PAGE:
Partnerships between federal and local entities are key to achieving national goals for education, health care, transportation, and homeland security, as well as responding to emergencies such as hurricanes or—more recently— the coronavirus pandemic.
Today’s WatchBlog looks at our recent report on how 24 of the largest federal agencies handled their intergovernmental affairs activities. Specifically, we identified their key responsibilities and activities, as well as their interactions with state and local governments.
Effective partnerships between federal agencies and state and local governments are critical for delivering economic relief and health care resources during the COVID-19 pandemic. Responding to this urgent challenge involves all levels of government—federal, state, local, tribal, and territories—and multiple programs and funding sources. For example, in an unprecedented step to respond to COVID-19, the federal government provided an estimated $335 billion in funds to agencies for assisting states, localities, territories, and tribes in their responses to the pandemic.
Outside of the response to the coronavirus pandemic, in 2019, the federal government awarded about $721 billion in grants to state and local governments for a wide range of activities.
How do federal agencies interact with state and local governments?
Because federal policy decisions often affect and require action from state and local governments, an executive order from 1999 provides a set of principles and criteria that executive agencies and departments must follow when formulating and implementing policies that affect state and local governments. This requires that each federal agency designate an official to implement the order. In our recent review, we found that 14 out of 24 selected agencies reported having such an official; 10 agencies did not report having one.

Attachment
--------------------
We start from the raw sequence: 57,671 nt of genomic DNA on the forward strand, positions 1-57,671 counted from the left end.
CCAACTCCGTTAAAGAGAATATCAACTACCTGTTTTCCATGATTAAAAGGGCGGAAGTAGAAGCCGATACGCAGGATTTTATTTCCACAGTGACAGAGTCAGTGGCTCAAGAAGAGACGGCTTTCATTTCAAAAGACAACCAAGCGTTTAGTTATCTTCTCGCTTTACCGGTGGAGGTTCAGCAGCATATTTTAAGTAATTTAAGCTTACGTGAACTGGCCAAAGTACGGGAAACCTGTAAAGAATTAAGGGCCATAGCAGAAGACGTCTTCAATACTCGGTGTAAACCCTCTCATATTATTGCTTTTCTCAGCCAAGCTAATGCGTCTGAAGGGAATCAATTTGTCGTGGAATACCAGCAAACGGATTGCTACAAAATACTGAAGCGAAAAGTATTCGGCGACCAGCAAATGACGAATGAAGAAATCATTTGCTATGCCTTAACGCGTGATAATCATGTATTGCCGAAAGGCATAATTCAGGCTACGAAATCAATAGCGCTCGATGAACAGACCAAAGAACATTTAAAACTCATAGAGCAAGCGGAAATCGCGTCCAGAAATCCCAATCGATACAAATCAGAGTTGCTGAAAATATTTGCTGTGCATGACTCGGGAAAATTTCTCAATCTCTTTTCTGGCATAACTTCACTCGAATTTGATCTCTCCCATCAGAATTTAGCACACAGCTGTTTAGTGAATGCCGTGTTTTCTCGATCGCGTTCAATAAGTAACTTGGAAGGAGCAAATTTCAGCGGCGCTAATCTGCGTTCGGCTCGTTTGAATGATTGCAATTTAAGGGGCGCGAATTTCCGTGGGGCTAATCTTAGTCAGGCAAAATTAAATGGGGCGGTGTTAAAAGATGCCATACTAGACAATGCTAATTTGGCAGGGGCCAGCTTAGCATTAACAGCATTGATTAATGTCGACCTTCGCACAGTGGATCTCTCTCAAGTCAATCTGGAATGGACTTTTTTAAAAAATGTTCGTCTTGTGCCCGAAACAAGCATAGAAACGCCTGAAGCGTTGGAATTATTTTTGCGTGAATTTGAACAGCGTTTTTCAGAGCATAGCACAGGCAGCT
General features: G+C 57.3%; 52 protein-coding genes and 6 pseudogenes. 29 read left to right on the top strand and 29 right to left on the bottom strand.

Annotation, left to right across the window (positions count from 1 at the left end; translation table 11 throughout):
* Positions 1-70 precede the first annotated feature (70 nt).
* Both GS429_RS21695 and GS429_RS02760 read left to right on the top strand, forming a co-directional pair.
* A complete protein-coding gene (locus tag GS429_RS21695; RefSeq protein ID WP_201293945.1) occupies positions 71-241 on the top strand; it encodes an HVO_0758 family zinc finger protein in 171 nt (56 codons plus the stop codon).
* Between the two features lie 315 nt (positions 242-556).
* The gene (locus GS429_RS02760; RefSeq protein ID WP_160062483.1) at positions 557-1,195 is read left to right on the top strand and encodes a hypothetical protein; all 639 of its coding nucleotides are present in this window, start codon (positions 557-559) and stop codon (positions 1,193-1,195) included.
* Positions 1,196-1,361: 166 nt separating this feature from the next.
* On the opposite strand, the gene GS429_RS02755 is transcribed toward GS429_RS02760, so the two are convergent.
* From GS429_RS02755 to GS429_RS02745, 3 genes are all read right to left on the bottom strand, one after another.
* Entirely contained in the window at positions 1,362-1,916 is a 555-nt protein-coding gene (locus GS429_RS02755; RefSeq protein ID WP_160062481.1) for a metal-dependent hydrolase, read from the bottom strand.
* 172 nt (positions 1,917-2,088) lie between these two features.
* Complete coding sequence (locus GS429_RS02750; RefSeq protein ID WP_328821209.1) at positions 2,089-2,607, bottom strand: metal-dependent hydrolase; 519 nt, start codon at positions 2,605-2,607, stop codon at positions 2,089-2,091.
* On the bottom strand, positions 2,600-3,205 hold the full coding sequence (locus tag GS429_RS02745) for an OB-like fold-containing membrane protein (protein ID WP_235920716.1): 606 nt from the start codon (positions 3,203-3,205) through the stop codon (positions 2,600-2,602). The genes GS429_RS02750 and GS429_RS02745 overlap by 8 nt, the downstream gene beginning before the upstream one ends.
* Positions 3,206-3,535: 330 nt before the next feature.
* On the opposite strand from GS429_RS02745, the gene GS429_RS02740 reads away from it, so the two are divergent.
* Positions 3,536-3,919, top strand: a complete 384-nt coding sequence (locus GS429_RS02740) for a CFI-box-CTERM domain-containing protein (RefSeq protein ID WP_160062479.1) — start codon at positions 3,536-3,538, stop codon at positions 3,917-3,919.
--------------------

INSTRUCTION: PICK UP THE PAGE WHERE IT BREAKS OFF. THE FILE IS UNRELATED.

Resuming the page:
Our review found that most federal agencies established agency-wide intergovernmental affairs offices to share information and coordinate activities in their work with state and local counterparts, including assisting with identifying and applying for federal grants, providing information on regulations, and conducting outreach.
Our review also found that these offices varied in their approach to structuring their intergovernmental affairs operations. Of the 20 agencies with agency-wide intergovernmental affairs offices, half focused on intergovernmental affairs as their sole function while the other half included multiple functions, such as congressional or legislative affairs.
During our review, we met with state and local associations about their interactions with federal agencies’ intergovernmental affairs offices. While representatives from these associations reported interacting with federal agencies’ intergovernmental affairs offices for outreach and information-sharing purposes, they also said they sometimes faced challenges, such as:
- difficulty identifying intergovernmental affairs contacts in federal agencies,
- limited federal agency knowledge of state and local governments, and
- inconsistent federal agency approaches to consultation on proposed regulations.
How could federal interactions with state and local governments be strengthened?
We recommended that the Office of Management and Budget—which issued guidance to federal agencies on implementing the executive order—ensure that federal agencies meet the order’s requirements, especially by designating a federalism official. Doing so could contribute to meaningful and timely federal consultation with state and local governments.
Want to learn more about what we found? Be sure to check out the full report.